The glucocorticoid deficiency during a crisis is corrected with rapid-acting drugs such as prednisolone sodium succinate (Solu-Delta-Cortef, Upjohn), dexamethasone phosphate, or hydrocortisone. Prednisone and hydrocortisone should not be given until the ACTH stimulation test is completed. The initial intravenous doses of prednisolone sodium succinate, dexamethasone, and hydrocortisone hemisuccinate are 5-10 mg/kg, 2-5 mg/kg, and 50 mg/kg body weight, respectively. Subsequent glucocorticoid requirements are fulfilled by administering 1 mg/kg body weight of prednisolone orally, intramuscularly, or intravenously every 12 hours for 48 hours. The dose is then reduced to 0.25 to 0.5 mg/kg body weight every 12 hours for the remaining duration of hospitalization. Cortisone acetate (0.5 mg/kg/day divided) can theoretically be substituted for prednisone for added mineralocorticoid effect; however, the actual benefit is clinically insignificant. Prednisone at 0.25 mg/kg/day is usually required when DOCP is used as the mineralocorticoid of choice or when the glucocorticoid effects of Florinef are inadequate.

Prednisone is given at 0.25 mg/kg/day for those addisonians that are only primarily glucocorticoid deficient. The response to treatment should be immediate as shown by return of normal appetite, weight gain and improved overall vitality. It is important to remember that larger doses will be needed to accommodate periods of physical or medical stress.

Serum potassium concentrations greater than 7.0 mmol/ liter can cause progressive depressions of the excitability and conduction velocity of the myocardium. Treatment entails the administration of drugs that will either antagonize the effects of potassium at the myocardial cell membrane (calcium gluconate) or lower its serum level by displacing it intracellularly (insulin-dextrose and sodium bicarbonate).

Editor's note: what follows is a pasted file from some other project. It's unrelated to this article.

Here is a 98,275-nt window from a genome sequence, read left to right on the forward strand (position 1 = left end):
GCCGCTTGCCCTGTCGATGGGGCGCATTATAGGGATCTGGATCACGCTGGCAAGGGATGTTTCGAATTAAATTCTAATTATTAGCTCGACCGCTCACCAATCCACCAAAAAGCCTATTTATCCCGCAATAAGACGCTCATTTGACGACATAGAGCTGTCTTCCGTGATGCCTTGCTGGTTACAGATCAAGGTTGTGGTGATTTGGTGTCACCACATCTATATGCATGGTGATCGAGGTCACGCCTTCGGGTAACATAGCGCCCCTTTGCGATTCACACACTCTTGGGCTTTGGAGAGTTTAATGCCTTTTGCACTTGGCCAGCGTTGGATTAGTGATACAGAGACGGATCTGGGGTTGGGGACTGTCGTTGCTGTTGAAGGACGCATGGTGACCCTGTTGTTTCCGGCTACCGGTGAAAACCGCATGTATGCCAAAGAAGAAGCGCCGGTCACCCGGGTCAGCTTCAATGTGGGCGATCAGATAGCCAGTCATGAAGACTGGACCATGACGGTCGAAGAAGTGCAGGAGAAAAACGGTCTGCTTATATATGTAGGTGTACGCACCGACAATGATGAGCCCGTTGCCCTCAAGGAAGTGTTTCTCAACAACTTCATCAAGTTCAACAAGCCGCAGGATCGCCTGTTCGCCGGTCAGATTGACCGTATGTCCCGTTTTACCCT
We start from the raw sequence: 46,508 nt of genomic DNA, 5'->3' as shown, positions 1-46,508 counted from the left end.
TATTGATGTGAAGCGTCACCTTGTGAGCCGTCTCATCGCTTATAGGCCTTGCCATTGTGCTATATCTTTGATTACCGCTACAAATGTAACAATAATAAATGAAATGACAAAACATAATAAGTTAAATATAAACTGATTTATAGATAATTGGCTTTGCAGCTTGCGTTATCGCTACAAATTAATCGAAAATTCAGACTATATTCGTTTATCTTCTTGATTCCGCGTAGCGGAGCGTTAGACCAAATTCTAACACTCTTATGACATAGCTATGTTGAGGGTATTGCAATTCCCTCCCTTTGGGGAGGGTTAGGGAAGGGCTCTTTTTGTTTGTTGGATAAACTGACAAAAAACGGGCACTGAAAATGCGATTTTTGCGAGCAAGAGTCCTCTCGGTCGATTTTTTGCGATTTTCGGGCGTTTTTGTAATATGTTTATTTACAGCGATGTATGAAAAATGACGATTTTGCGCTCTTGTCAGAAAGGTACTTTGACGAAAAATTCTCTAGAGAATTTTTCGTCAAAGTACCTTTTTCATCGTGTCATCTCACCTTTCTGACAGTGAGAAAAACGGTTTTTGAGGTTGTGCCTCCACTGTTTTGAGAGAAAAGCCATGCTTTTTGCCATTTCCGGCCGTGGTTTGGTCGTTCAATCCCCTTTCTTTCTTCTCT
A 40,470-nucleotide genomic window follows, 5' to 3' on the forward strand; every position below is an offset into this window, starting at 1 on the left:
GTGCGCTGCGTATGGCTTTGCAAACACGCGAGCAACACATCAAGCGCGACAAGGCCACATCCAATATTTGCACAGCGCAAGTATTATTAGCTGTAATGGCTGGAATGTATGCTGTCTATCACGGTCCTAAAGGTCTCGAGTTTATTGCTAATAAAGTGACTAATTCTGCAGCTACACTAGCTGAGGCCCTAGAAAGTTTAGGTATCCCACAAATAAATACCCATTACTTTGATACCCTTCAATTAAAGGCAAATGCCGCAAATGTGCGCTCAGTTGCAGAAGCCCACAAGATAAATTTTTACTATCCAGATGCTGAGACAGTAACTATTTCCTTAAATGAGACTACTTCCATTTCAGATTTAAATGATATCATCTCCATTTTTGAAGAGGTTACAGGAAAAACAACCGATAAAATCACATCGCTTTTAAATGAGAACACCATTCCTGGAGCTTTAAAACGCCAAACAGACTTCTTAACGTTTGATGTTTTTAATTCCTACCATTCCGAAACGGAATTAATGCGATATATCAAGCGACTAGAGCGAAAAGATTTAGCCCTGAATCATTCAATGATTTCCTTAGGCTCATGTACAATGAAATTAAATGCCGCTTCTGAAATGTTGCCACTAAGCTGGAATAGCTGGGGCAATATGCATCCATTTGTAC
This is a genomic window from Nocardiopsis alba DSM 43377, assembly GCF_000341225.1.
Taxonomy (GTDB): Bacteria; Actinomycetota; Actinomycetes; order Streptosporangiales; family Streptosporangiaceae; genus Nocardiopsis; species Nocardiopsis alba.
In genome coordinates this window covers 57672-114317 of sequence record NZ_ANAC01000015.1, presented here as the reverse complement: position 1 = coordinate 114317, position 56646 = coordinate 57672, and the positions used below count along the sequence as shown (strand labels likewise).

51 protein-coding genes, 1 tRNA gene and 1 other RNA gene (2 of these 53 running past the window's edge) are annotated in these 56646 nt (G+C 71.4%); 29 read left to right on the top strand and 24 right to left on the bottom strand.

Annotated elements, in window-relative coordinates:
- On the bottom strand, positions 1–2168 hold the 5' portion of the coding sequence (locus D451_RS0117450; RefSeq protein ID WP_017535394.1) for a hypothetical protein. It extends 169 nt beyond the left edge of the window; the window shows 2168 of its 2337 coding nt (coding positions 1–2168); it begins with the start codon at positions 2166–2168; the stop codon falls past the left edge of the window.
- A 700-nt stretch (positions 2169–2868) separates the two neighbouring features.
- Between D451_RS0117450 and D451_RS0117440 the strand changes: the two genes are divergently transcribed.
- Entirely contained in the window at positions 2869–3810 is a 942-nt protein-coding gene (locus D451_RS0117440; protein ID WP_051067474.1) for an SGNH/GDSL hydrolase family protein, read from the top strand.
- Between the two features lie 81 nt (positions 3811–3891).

Iatrogenic and Secondary Addison's Disease

Iatrogenic hypoadrenocortical response to ACTH caused by prior glucocorticoid treatment is a result of negative inhibition of the hypothalamo-pituitary-adrenal axis. These patients will have normal serum electrolytes because adrenal aldosterone production is not critically affected by ACTH production. The ACTH stimulation test on these patients will show abnormally low cortisol blood levels, but if the patient is asymptomatic, no treatment is necessary unless decreased appetite and lethargy ensue. Providing prednisone at 0.2-0.25 mg/kg/day or every other day should restore an improved sense of well being.

Secondary Addison's disease is the result of the anterior pituitary glands failure to produce ACTH. These patients will have normal serum electrolytes, decreased response to ACTH injection but not <1.0 µg/dl (<27.5 nm/L), and very low serum plasma levels of ACTH. This is very similar to iatrogenic hypoadrenocorticism, except that the history provides for no glucocorticoid administration. These patients will require supplemental doses of prednisone treatment.

Speaker Information
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Michael Schaer, DVM, DACVIM, DACVECC
University of Florida
College of Veterinary Medicine
Gainesville, Florida, USA